Question: Is vinegar gluten-free?
Vinegar is a controversial subject in the gluten-free world, so bear with me.
On the one hand, many experts consider almost all types of vinegar — including vinegar created from gluten grains — to be safe on the gluten-free diet, because the vinegar distillation process breaks down and eliminates the gluten protein fragments.
But other experts question the safety of anything that starts out its life as gluten grains, noting that the available testing technology for gluten doesn't always pick up fragments of the protein that may nonetheless cause people to react.
And finally, you've got people with celiac disease and gluten sensitivity who absolutely, without question, suffer a gluten reaction when they consume vinegar derived from gluten grains, regardless of what either group of experts says.
So Who's Right About Gluten and Vinegar?
Well, really, everyone is.
Vinegar — yes, even vinegar from gluten grains — tests well below the less than 20 parts per million gluten threshold that is considered "gluten-free" in the United States, Canada, the United Kingdom and Europe. So those who say vinegar is gluten-free are correct ... it qualifies for that distinction based on testing results.
But those who say they react to gluten grain-based vinegar are not imagining their reactions, either. A substantial minority of people with celiac and gluten sensitivity react both to distilled alcohol and distilled vinegar that are originally derived from gluten, even though most experts agree those substances are "gluten-free."
It's not clear what percentage of people this involves — there haven't been any studies on it — but it's enough that I advise those who are newly diagnosed to proceed very carefully when dealing with those types of alcohol and vinegar until they can determine for themselves whether they react or not.
Learn more about distilled alcohol and the gluten-free diet: Is Alcohol Gluten-Free?
Which Vinegars Are A Potential Problem?
Here's a rundown of the different types of vinegar, and whether each is safe to consume on the gluten-free diet:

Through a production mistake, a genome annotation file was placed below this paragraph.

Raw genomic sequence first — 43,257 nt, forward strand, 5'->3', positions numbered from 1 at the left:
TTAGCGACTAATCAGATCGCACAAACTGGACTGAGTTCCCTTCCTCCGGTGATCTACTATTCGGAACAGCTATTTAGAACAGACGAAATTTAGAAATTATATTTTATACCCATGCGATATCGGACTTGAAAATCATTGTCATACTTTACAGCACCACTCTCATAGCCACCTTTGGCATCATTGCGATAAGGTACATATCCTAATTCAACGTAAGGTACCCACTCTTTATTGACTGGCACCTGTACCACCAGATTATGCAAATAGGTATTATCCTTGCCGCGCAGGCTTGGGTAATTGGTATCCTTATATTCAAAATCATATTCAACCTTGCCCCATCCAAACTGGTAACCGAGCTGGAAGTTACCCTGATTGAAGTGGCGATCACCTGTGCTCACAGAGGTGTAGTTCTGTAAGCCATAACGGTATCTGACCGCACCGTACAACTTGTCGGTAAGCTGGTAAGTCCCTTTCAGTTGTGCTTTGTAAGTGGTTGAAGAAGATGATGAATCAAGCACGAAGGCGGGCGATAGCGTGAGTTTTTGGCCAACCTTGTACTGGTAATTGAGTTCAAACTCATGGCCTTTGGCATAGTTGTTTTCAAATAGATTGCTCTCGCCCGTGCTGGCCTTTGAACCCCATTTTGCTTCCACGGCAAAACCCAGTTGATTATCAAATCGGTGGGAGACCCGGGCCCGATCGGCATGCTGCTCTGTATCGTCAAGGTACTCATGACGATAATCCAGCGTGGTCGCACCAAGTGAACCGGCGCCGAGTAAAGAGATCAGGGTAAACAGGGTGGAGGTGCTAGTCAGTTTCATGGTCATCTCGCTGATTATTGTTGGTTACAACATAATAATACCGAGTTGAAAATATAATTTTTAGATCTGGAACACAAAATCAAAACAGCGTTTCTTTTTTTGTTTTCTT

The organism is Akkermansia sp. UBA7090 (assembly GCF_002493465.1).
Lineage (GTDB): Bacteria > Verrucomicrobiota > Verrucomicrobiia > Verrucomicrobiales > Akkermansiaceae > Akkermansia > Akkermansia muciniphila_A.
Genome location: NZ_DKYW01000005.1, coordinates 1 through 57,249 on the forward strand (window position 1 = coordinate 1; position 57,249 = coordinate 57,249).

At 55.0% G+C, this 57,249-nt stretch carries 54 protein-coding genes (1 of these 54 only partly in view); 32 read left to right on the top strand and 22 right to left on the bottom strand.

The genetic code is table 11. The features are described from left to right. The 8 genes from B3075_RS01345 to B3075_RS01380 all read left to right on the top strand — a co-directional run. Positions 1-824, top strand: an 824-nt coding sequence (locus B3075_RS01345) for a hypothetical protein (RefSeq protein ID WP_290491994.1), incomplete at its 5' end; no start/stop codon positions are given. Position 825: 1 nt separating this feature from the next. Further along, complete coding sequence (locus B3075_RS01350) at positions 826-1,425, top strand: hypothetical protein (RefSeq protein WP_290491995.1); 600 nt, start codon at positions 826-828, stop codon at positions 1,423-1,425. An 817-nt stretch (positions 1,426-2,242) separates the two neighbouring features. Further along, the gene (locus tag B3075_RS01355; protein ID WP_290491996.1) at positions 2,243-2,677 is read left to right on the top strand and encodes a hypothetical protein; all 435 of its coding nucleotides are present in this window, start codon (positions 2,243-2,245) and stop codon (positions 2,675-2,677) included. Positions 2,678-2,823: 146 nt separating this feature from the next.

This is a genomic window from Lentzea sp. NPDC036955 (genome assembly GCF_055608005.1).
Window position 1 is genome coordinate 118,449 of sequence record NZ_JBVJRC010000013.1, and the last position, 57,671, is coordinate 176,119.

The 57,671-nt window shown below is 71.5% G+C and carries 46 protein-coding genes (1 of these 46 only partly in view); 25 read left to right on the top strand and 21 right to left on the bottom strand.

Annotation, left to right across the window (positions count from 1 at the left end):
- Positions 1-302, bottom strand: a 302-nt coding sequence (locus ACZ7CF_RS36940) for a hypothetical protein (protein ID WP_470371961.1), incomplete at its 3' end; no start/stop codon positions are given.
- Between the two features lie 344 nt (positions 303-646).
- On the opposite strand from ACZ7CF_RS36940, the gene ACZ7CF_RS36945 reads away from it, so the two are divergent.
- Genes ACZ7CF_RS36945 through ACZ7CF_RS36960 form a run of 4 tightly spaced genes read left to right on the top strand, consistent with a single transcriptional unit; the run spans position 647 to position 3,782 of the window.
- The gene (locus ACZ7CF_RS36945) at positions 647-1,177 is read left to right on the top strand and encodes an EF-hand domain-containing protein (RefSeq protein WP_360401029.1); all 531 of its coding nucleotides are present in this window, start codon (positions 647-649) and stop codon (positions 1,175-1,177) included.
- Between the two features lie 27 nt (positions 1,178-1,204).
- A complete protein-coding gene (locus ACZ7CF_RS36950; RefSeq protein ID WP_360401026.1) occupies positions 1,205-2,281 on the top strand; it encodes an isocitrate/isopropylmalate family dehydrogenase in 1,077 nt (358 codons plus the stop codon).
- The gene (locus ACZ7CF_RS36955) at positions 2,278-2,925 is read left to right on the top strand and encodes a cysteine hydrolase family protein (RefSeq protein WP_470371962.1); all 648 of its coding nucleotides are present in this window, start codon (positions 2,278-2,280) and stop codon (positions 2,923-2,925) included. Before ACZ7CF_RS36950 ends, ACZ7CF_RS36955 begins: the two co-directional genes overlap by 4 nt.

- Malt vinegar. This is the only vinegar that everyone agrees is strictly off-limits on the gluten-free diet — it's made from barley-based ale that's not distilled, so it definitely contains gluten.
- Distilled white vinegar. White vinegar is the controversial one, as it can be made from almost any starch source or combination of sources, including gluten grains. If you react to distilled alcohol that's crafted from gluten grains, you're at risk for reacting to distilled white vinegar, as well. Proceed with caution.
- Apple cider vinegar. Since this vinegar is based on apple cider, not gluten grains, it should be safe on the gluten-free diet.
- Wine vinegar. Like apple cider vinegar, vinegar made from either red or white wine should be okay to consume.
- Balsamic vinegar. Balsamic vinegar starts out as grapes and is aged in casks made from wood. There's a very small possibility that the paste used to seal those casks (generally wheat or rye flour) could contaminate a batch of balsamic vinegar, but only those most sensitive to trace gluten would notice. Otherwise, balsamic vinegar should be safe on the gluten-free diet.
- Rice vinegar. This type of vinegar — commonly used in Japanese cooking — is okay for people with celiac or gluten sensitivity to consume as long as it doesn't contain any other types of grains. Be wary of this, though: I had a horrible reaction once from "rice vinegar" I had on a salad at a Japanese restaurant that turned out to also contain barley malt.
- Cane vinegar. Cane vinegar is made from sugar cane, and is considered gluten-free — in fact, one small manufacturer of certified gluten-free products uses cane vinegar in a variety of condiments.
- Flavored vinegars. In this case, check the ingredients — many of these are safe, but some are not. For example, Heinz Tarragon Vinegar contains barley.
What Else Should I Know About Vinegar?
Here are a few more facts about vinegar and gluten:
- In many countries, malt from barley is used to make most distilled white vinegar, but in the U.S., corn is the most commonly used substance. Heinz, for example, uses corn as the source for its distilled white vinegar.
- When vinegar is used in condiments such as mustard, ketchup and relish, the manufacturer does not need to specify what type of vinegar the condiment contains.
- Similarly, manufacturers do not need to disclose the presence of wheat (one of the top allergens) as a starting ingredient in distilled white vinegar because distillation is considered to break down and remove all the allergenic proteins. Therefore, you can't depend on the label to warn you about wheat-based vinegar — you'll need to call the manufacturer to be sure.
- The rice used to make sushi usually contains some vinegar — it's generally rice vinegar, but you may want to check the ingredients. (Ever since my bad experience with "rice vinegar" in a Japanese restaurant, I've asked sushi places to make my order with plain rice.)
- A few people who are extremely sensitive to trace gluten seem to react to almost all vinegars, including the ones I listed above as safe. In that case, the culprit could be gluten cross-contamination in the manufacturing facility, or possibly trace gluten contamination in the ingredients used to make the vinegar itself.
The vast majority of people don't need to worry about this, but if you can't seem to find a vinegar that doesn't cause you to react, you might want to try making your own. Here's an article that explains the process: Making Vinegar from Wine.